For more than a week, global attention to Afghanistan has focused on the Taliban’s stunningly swift return to power, and the international airlift that is getting diplomats, Western workers, and refugees out. But a small cohort of disease experts is riveted by the political turnover for another reason: They worry it could undermine the long campaign to eradicate polio, which hinges on that country—and where, after years of disappointments, success now seems close.
Since 1988, a dogged and very expensive international campaign has chased polio from most of the world. Afghanistan is one of only two countries in which the circulation of wild poliovirus has never been interrupted; Pakistan, with which it shares a long border, is the other. Case counts have ebbed and spiked as religious and political factionalism interrupted delivery of vaccines to children, and they surged again last year, to 140 cases in the two countries, after the Covid pandemic forced a three-month halt in the vaccination campaign.
But the numbers right now are impossibly good: There has been just one case of polio in each country this year—both of them in January—and many fewer viruses found in sewage, a key surveillance technique, than in past years. It is a fragile moment in which to face a comprehensive change in government, and the health officials who have brought the campaign this far are collectively holding their breath.
“We are in an incredible epidemiological window right now, in both Afghanistan and Pakistan,” says Hamid Jafari, a physician and director of polio eradication for the World Health Organization’s Eastern Mediterranean Region, which stretches from North Africa through the Middle East to Pakistan. “We are seeing very, very low levels of wild poliovirus transmission in both countries—so low that it is unprecedented. It creates a tremendous opportunity for the program to pounce on this low viral burden and just stop it.”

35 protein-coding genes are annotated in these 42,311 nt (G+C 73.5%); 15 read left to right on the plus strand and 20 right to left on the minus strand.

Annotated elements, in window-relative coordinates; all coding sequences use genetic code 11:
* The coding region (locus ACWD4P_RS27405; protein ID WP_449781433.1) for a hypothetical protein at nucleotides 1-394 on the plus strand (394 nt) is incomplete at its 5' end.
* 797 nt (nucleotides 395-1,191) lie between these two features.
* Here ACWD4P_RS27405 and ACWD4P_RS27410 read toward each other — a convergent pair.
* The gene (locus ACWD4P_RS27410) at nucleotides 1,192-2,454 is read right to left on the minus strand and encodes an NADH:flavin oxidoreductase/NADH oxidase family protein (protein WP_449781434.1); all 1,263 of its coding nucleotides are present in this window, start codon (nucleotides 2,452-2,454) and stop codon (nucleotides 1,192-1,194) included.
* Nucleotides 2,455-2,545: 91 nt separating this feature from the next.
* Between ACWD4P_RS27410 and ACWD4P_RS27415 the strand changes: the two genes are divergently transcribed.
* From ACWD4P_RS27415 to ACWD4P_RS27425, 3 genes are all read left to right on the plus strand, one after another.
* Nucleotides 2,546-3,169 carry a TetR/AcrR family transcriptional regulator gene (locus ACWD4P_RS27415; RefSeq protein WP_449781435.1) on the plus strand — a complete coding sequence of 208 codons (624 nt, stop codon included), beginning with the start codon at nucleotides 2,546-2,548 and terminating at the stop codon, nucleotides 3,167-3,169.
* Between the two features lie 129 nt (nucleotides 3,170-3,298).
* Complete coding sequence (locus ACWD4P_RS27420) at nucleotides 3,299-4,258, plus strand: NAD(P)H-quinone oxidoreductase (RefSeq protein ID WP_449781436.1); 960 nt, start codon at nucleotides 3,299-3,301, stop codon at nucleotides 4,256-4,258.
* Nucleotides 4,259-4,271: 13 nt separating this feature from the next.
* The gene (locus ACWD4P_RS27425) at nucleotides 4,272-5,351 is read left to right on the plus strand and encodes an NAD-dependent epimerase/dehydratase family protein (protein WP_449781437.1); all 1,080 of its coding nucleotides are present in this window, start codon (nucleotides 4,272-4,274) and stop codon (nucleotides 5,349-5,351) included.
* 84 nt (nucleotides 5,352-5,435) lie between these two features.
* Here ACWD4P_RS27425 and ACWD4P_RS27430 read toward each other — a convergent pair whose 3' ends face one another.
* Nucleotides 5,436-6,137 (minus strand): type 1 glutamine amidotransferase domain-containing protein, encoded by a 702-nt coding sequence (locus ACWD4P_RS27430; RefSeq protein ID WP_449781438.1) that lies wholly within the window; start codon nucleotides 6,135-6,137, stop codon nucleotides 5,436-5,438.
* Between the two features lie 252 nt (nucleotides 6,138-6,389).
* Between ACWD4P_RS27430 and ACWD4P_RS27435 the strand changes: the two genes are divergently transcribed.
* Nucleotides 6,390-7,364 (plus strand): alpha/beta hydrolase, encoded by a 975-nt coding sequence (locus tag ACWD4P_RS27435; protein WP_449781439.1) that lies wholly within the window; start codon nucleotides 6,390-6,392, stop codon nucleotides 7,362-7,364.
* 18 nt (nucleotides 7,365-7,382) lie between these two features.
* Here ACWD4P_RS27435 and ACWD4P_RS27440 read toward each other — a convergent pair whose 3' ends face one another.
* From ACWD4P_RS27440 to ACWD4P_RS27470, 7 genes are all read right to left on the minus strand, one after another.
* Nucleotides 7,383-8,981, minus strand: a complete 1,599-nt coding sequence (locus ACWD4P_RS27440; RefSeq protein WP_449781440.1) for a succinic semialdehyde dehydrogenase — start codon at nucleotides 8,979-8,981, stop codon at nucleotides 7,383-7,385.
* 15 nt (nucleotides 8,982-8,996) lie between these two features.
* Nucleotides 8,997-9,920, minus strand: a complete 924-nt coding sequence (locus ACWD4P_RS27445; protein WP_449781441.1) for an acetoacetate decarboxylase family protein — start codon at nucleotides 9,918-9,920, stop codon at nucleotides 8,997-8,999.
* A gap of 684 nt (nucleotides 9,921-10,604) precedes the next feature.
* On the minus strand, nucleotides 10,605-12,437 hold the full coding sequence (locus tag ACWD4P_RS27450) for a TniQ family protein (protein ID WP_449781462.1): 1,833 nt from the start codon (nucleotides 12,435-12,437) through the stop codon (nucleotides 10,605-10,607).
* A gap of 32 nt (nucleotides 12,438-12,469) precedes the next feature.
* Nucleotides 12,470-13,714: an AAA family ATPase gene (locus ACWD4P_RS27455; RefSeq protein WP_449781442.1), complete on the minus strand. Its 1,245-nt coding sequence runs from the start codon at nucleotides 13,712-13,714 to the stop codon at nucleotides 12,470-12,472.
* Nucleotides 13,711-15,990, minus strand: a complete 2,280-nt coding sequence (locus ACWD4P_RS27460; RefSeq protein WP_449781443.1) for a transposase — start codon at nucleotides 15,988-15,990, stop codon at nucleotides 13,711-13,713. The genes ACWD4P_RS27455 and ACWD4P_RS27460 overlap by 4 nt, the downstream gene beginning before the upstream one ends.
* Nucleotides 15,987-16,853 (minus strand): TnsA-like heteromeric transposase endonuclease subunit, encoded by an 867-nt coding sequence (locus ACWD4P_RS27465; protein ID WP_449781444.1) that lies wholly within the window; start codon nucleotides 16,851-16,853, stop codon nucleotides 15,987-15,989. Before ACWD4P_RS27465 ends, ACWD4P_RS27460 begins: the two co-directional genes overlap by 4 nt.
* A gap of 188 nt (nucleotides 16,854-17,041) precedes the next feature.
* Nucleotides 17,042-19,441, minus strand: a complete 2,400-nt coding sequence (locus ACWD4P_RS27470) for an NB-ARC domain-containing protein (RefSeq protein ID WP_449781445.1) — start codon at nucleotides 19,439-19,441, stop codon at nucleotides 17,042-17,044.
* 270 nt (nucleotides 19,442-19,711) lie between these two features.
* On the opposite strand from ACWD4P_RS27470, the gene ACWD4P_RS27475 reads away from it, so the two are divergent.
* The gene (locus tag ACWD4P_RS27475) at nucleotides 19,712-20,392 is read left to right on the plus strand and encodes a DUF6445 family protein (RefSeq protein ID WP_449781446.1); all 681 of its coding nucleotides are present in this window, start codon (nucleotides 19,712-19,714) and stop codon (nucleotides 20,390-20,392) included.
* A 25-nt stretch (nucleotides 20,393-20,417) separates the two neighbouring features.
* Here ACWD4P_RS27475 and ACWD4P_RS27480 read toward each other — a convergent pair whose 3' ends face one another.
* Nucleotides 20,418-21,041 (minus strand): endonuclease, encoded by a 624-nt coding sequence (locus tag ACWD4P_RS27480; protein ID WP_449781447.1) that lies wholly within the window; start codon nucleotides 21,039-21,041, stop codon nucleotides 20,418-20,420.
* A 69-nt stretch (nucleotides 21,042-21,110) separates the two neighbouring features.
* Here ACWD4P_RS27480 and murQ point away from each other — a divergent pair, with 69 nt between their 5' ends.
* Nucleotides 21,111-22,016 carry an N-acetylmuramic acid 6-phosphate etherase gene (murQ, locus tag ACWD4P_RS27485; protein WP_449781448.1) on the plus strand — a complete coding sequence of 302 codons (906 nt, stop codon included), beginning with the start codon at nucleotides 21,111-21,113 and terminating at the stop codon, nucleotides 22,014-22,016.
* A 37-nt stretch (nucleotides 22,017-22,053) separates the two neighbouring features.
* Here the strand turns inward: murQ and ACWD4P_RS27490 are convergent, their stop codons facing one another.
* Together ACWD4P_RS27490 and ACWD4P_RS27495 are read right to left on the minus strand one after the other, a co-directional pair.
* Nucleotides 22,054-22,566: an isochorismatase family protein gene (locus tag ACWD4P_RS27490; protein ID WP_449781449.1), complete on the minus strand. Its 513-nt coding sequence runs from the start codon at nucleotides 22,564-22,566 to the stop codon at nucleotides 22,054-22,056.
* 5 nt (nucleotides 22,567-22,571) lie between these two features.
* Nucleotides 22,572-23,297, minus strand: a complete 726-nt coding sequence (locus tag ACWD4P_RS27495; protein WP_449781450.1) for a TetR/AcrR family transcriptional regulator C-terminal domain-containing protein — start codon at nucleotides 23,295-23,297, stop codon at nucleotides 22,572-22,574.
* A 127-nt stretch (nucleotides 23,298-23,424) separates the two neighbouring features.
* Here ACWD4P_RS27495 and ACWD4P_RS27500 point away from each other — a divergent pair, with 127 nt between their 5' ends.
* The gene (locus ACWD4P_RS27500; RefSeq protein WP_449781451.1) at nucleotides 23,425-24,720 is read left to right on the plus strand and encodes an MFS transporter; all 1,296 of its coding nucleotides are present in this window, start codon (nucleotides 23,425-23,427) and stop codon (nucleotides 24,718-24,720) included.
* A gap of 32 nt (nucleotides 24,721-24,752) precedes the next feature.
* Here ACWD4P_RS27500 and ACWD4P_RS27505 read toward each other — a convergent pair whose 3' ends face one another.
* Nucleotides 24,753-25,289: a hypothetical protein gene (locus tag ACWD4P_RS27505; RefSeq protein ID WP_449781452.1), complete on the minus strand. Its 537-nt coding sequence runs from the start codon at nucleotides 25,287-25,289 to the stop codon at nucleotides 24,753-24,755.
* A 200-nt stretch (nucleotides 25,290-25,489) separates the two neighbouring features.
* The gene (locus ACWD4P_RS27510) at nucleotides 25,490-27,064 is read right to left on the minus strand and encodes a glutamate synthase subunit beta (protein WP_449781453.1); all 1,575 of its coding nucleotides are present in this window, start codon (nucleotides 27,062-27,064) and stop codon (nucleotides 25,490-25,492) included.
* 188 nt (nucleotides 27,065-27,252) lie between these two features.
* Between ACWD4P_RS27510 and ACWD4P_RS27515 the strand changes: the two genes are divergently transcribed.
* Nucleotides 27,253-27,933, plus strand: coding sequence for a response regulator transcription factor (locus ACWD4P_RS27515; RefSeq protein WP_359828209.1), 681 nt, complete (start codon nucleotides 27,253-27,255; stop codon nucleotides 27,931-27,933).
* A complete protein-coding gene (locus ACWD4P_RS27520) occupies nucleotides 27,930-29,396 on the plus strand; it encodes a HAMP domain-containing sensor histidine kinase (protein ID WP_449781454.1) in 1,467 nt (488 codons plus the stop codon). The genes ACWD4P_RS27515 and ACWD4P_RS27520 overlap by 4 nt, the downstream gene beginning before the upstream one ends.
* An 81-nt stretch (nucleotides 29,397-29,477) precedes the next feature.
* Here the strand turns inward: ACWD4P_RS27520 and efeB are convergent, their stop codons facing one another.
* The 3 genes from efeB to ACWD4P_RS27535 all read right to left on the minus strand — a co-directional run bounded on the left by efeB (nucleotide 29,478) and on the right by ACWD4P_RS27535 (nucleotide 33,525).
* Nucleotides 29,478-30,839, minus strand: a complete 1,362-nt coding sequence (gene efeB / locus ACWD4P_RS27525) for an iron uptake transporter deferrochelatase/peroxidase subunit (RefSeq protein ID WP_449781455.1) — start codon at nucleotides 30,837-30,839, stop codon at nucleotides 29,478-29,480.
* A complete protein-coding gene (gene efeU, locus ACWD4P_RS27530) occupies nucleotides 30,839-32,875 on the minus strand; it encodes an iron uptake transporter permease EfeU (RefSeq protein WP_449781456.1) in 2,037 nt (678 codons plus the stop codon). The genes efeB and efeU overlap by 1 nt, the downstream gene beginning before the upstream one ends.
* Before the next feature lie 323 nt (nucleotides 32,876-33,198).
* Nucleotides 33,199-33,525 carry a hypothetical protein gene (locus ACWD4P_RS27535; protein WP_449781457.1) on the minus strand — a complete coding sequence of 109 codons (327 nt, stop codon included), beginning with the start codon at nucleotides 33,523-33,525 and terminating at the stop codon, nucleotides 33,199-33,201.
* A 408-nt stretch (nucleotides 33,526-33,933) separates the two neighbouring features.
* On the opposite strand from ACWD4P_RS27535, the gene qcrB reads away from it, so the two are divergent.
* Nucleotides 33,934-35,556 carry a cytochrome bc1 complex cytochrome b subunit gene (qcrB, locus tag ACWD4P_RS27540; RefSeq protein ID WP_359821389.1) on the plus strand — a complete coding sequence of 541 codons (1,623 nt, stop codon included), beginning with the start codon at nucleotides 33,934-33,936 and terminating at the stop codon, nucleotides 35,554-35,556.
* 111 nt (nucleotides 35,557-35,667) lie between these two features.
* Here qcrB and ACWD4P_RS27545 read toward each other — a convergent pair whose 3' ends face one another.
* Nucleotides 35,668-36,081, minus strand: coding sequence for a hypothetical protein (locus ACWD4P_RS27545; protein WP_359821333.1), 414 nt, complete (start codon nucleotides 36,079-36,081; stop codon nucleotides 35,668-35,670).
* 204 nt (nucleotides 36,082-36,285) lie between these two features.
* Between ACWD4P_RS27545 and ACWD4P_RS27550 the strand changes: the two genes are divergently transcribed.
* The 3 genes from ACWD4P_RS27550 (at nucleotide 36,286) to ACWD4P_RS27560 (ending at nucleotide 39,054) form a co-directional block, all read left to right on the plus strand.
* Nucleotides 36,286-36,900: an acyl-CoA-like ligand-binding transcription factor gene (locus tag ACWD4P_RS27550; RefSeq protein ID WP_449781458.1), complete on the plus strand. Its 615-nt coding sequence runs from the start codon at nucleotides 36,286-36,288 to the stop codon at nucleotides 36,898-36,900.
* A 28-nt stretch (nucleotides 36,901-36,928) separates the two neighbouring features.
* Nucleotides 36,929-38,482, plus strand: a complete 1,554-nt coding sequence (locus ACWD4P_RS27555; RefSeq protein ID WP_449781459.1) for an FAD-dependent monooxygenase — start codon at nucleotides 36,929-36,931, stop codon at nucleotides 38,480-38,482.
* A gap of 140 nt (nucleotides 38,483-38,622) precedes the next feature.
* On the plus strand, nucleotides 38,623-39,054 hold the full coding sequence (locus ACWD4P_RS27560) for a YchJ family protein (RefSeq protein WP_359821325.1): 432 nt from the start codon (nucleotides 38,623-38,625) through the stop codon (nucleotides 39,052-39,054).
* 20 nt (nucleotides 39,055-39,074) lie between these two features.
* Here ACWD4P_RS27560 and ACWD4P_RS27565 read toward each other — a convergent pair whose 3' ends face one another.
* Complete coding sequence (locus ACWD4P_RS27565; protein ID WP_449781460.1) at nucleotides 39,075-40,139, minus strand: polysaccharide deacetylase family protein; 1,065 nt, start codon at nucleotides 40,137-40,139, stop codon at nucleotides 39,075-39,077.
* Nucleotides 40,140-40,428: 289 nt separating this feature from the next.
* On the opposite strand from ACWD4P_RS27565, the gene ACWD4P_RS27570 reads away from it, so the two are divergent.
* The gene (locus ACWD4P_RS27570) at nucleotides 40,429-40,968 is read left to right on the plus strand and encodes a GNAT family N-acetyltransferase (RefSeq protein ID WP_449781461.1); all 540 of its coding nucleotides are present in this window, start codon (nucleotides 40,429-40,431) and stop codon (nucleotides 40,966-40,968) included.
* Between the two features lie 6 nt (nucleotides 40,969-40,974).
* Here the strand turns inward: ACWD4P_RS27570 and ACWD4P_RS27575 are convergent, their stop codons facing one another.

To be clear, the polio campaign in Afghanistan has not ceased, and there is no indication that the Afghan Taliban leadership will require it to. Last week, the Global Polio Eradication Initiative, the formal name for the campaign, put out a statement that it is “currently assessing immediate disruptions to polio eradication efforts and the delivery of other essential health services, to ensure continuity of surveillance and immunization activities while prioritizing the safety and security of staff and frontline health workers.”
Like case counts, the Afghan Taliban’s attitude toward eradication activities also has ebbed and flowed. In its first turn in power in the 1990s, the Taliban allowed the campaign (a coalition of the WHO, the Centers for Disease Control and Prevention, the Gates Foundation, and Rotary International) to begin to operate in Afghanistan. But in 2018, it forced a pause in areas it controlled, banning teams of vaccinators from going house to house in neighborhoods, and then disallowed mass vaccinations at public buildings such as mosques.
Those bans, along with similar pauses in Pakistan as political parties jockeyed for power, were responsible for spikes in polio case counts: from a total of 33 cases in the two countries in 2018 to 117 in 2019. Interruptions that last a long time can be critical blows, because it takes many rounds of the oral vaccine drops to immunize a child. (Even in the US and western Europe, which use an injectable formula, it takes three rounds to solidify immunity, and a fourth school-age booster to lock it in.)
“We estimate that about 3 million kids really didn't have access to services between 2018 and 2020,” says John Vertefeuille, an epidemiologist and the CDC’s polio eradication branch chief. That would have left those children—some partly vaccinated and others born after the bans began—vulnerable to the virus and the floppy paralysis it causes, and would have amplified the amount of virus present in the environment as kids became infected and transmitted it to others.